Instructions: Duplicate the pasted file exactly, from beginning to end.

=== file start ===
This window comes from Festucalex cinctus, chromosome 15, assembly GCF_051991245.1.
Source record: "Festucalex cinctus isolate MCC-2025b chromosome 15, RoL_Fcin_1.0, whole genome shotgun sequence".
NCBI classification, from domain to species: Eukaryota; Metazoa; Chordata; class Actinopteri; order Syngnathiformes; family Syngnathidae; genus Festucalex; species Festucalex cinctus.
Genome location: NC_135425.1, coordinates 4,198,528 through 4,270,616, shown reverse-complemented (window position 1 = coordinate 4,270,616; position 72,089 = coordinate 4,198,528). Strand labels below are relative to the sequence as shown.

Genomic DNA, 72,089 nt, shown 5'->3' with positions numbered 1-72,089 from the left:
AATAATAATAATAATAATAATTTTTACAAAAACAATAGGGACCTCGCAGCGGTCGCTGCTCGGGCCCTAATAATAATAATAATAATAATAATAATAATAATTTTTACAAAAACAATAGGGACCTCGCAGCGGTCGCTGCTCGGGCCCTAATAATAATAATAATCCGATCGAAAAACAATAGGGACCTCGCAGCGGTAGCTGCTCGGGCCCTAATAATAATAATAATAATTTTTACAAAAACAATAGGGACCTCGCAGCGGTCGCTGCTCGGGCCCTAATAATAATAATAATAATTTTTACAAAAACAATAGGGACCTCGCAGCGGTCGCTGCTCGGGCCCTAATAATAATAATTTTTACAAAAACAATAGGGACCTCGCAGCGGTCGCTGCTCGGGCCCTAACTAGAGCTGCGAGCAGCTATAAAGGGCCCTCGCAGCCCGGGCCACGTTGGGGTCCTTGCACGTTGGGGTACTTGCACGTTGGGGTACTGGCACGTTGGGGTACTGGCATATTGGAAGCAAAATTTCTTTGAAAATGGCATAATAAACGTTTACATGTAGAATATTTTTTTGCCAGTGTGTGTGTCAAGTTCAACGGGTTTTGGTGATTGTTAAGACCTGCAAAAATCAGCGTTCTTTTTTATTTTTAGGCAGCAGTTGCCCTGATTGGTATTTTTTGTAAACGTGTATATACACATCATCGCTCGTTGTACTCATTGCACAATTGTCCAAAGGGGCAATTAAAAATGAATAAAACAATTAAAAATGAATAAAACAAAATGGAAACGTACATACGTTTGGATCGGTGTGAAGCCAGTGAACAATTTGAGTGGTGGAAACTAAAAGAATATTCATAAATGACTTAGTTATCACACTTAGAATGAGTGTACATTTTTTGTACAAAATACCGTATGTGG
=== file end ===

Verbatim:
This window comes from Festucalex cinctus, chromosome 15, assembly GCF_051991245.1.
Source record: "Festucalex cinctus isolate MCC-2025b chromosome 15, RoL_Fcin_1.0, whole genome shotgun sequence".
NCBI classification, from domain to species: Eukaryota; Metazoa; Chordata; class Actinopteri; order Syngnathiformes; family Syngnathidae; genus Festucalex; species Festucalex cinctus.
Genome location: NC_135425.1, coordinates 4,198,528 through 4,270,616, shown reverse-complemented (window position 1 = coordinate 4,270,616; position 72,089 = coordinate 4,198,528). Strand labels below are relative to the sequence as shown.

Genomic DNA, 72,089 nt, shown 5'->3' with positions numbered 1-72,089 from the left:
AATAATAATAATAATAATAATTTTTACAAAAACAATAGGGACCTCGCAGCGGTCGCTGCTCGGGCCCTAATAATAATAATAATAATAATAATAATAATAATTTTTACAAAAACAATAGGGACCTCGCAGCGGTCGCTGCTCGGGCCCTAATAATAATAATAATCCGATCGAAAAACAATAGGGACCTCGCAGCGGTAGCTGCTCGGGCCCTAATAATAATAATAATAATTTTTACAAAAACAATAGGGACCTCGCAGCGGTCGCTGCTCGGGCCCTAATAATAATAATAATAATTTTTACAAAAACAATAGGGACCTCGCAGCGGTCGCTGCTCGGGCCCTAATAATAATAATTTTTACAAAAACAATAGGGACCTCGCAGCGGTCGCTGCTCGGGCCCTAACTAGAGCTGCGAGCAGCTATAAAGGGCCCTCGCAGCCCGGGCCACGTTGGGGTCCTTGCACGTTGGGGTACTTGCACGTTGGGGTACTGGCACGTTGGGGTACTGGCATATTGGAAGCAAAATTTCTTTGAAAATGGCATAATAAACGTTTACATGTAGAATATTTTTTTGCCAGTGTGTGTGTCAAGTTCAACGGGTTTTGGTGATTGTTAAGACCTGCAAAAATCAGCGTTCTTTTTTATTTTTAGGCAGCAGTTGCCCTGATTGGTATTTTTTGTAAACGTGTATATACACATCATCGCTCGTTGTACTCATTGCACAATTGTCCAAAGGGGCAATTAAAAATGAATAAAACAATTAAAAATGAATAAAACAAAATGGAAACGTACATACGTTTGGATCGGTGTGAAGCCAGTGAACAATTTGAGTGGTGGAAACTAAAAGAATATTCATAAATGACTTAGTTATCACACTTAGAATGAGTGTACATTTTTTGTACAAAATACCGTATGTGG